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November 27, 2012

Do Cloud Computing Providers Need Standards? | Part 1

By Cloud Computing Standards

Cloud computing is the talk of the town these days.  Because of this, more and more IT vendors are venturing into the Cloud in hopes of cashing in millions of dollars worth of revenue.  However, Cloud Computing is so complex.  What some cloud vendors offer may not be typical of others. This is true especially when we talk about big multinational Cloud providers such as Google, Amazon and IBM.

Moreover, almost every quarter, several start-up vendors are popping up like mushrooms.  Other companies will outgrow some of them and eventually die, but some will live on and either become important players in the space or be gobbled up by bigger and more established companies.

The Cloud Computing Provider Landscape

Who has not heard about cloud computing, and for all its touted benefits, what technology company would not want to offer cloud computing services?

Even the world’s biggest names in technology and the Internet have some sort of cloud computing offer, including:

  • Amazon: Amazon has six different cloud services: Simple Storage Service, CloudFront, Simple Queue Service, Elastic Computer Cloud, SimpleDB, and Amazon Web Services. Amazon’s cloud computing customers include the New York Times, Eli Lilly, the Washington Post and literally thousands of small businesses.
  • AT&T: The telco offers an application hosting service called Synaptic Hosting that provides access to virtual storage and servers.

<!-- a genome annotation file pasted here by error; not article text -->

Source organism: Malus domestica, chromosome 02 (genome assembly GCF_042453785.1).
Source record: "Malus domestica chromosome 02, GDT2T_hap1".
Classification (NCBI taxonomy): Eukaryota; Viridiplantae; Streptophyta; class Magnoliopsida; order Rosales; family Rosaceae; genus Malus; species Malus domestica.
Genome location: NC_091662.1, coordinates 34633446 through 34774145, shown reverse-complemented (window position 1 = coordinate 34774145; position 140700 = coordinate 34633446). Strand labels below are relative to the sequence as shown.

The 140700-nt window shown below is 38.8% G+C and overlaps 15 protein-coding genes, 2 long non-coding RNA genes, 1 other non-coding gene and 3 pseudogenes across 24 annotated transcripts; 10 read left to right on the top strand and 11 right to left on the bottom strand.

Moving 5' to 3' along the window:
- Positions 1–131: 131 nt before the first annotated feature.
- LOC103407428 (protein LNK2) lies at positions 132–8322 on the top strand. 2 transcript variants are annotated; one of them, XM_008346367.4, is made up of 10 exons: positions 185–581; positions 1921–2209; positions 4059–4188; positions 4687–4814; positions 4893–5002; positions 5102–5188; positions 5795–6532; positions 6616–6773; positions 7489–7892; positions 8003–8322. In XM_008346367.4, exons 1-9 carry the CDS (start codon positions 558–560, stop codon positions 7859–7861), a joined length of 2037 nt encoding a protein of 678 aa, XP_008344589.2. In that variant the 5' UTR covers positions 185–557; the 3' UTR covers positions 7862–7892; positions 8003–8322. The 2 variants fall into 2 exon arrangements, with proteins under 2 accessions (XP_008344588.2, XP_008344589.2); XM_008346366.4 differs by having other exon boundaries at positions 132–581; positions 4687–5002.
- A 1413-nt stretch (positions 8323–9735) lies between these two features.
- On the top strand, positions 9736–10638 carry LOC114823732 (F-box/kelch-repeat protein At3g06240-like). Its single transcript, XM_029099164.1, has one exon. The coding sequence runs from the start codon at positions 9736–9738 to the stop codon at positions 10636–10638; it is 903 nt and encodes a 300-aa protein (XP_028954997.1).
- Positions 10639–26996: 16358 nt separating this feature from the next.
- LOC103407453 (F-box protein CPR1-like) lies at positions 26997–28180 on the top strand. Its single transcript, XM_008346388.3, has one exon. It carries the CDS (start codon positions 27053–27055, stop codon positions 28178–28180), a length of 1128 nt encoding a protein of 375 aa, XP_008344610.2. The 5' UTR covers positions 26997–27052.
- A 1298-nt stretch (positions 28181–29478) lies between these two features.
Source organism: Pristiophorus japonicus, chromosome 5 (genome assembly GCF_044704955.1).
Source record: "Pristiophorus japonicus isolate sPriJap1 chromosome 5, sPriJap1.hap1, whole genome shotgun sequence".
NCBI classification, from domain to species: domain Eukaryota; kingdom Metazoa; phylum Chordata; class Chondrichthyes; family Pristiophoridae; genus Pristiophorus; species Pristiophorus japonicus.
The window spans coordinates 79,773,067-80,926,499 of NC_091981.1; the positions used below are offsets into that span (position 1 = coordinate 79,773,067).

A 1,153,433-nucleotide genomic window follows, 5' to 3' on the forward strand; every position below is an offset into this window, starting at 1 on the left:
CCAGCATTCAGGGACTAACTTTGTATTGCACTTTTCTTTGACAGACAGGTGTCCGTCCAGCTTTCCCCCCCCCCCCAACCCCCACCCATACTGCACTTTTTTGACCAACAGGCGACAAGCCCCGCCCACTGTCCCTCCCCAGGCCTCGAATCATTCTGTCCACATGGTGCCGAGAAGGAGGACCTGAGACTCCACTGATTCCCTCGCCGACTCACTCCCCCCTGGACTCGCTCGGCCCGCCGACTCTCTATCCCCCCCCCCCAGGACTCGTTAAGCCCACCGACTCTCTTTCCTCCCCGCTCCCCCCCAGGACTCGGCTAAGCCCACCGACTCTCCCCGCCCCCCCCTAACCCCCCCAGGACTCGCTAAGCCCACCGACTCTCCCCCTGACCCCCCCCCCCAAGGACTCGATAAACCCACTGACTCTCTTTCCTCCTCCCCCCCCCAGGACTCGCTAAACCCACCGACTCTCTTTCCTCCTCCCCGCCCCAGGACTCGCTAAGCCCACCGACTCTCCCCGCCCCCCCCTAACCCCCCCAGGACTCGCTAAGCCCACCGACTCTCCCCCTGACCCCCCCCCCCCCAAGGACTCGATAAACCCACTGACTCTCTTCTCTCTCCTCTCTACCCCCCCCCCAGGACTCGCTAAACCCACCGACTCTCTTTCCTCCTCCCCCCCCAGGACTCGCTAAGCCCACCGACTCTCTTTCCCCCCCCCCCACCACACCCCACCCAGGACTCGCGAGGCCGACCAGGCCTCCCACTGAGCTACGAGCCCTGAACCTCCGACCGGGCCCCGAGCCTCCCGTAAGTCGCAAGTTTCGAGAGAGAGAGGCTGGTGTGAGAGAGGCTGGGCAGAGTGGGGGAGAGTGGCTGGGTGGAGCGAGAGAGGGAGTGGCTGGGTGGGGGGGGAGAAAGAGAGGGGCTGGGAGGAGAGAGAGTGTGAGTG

• Google: Google Apps is probably what most people are familiar with, but the search giant also has Postini, which is a Web and e-mail security platform, and Google App Engine, which allows developers to create applications and use Google’s infrastructure to host them.
  • Microsoft: The software giant has Azure, a platform that offers OS and developer services using Microsoft products and services.
  • Rackspace: The company offers Mosso, which allows companies to create Websites, store their files, and access pay-as-you-go servers. Web developers and SaaS providers make up most of the client list.
  • RightScale: Their cloud offering helps customers control and manage the various IT processes they have put on the cloud. Notable customers include ShareThis, TagCow and iWidgets.
  • NetSuite: NetSuite offers a line of business software on the cloud, including CRM, e-commerce, ERP and accounting tools. Global carmaker Isuzu is a notable client, along with Wrigleyville Sports.
  • Enomaly: What started out as a consulting business has established new worth in finding a lucrative business in the cloud. The company currently sells the Elastic Computing Software that makes it easier for IT pros in companies such as NBC, Best Buy and Deutsche Bank to manage all their resources from just one centralized console.
  • GoGrid Development: It offers a way to deploy both Linux and Windows-based virtual servers on the cloud through its GoGrid Platform. You can also have cloud storage when you need it. Start-ups, SaaS companies and Web 2.0 companies are favorite clients, with some big names such as Novell and SAP running test projects on the platform.
  • Salesforce.com: The company offers a set of customer relationship management tools used by more than 55,000 customers, including banks, financial institutions, energy, retail and healthcare companies.
  • VMware, Linode, Verizon, Citrix Systems, and Red Hat are also competitors, among others

standard cloud computing